This stance requires its advocates to simply close their eyes to circumvention schemes that are already up and running. For instance, Mr. Smith, as a former FEC commissioner, is surely aware of the development of “joint fundraising committees.” These joint ventures, often consisting of a candidate working with multiple party committees, allow donors to write checks equaling the total amount that they could legally contribute to all of the participants in the fundraising effort. Each participating committee can then use its “cut” of the proceeds to support a single beneficiary—usually the candidate headlining the effort—making joint fundraising a tried-and-true method for circumventing the base limits. Both President Obama and Governor Romney used joint fundraising committees in the 2012 election—and given that each candidate raised over $400 million in this manner, it is hardly a technique that escapes notice. Curbed by the current aggregate limits, donors in 2012 could give approximately $70,000 a pop to such committees. But absent the aggregate limits, a single donor would be able to give over $1 million to a joint fundraising committee in an election cycle, at the request of a headlining candidate, knowing full well that the total amount would be used by all participating committees to support that candidate. The corruptive potential of this type of giving thus does not rely on any particularly sweeping or novel theories of corruption; rather, it is circumvention of a size and scope that can only be described as legalized bribery.
Finally, Mr. Smith suggests that there were no restrictions on contributions to candidates and political parties until the 1970’s, insinuating that contribution limits are a recent overreaction to an unfounded fear of political corruption. This is incorrect. Federal restrictions on corporate contributions have been on the books since the 1907 Tillman Act, and certain individual limits were passed in the 1940 amendments to the Hatch Act. While these limits were hardly as effective as campaign reformers may have wished, they reflect the longstanding, common-sense insight that unchecked political giving is an experiment that always ends badly.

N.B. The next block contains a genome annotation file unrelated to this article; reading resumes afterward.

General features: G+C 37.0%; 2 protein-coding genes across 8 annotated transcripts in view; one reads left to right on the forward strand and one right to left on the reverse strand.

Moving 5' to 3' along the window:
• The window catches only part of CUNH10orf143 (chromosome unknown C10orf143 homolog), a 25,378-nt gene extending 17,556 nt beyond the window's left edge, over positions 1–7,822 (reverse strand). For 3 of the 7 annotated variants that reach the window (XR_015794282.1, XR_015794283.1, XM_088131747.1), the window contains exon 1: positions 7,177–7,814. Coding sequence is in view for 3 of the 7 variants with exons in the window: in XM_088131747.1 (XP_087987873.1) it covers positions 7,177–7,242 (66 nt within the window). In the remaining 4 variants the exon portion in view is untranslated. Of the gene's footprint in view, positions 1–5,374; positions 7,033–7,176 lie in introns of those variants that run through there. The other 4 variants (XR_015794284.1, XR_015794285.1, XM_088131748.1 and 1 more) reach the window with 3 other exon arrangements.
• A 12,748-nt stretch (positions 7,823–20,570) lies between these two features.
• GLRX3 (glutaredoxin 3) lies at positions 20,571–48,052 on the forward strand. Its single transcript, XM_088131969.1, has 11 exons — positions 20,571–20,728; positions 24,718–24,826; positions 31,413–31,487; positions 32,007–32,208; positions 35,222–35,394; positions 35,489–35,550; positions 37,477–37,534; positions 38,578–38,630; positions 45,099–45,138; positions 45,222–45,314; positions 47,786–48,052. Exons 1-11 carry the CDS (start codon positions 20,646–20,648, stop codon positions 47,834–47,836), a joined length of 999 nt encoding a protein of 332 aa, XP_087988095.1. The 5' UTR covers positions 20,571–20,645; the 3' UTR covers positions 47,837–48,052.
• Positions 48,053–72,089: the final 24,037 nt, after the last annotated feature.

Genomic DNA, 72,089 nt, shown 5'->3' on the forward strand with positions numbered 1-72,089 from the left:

Only willful blindness can explain why Mr. Smith and other critics of campaign finance laws fail to acknowledge the likely real-world consequences of invalidating the aggregate limits. It may be that they are willing to bear these consequences—however damaging—in exchange for the “freedom” of being able to make virtually “unfettered” campaign contributions to federal candidates. Hopefully, however, the Supreme Court at least will head into oral argument in the McCutcheon case with open eyes and a broader understanding of the purpose and effect of the aggregate limits.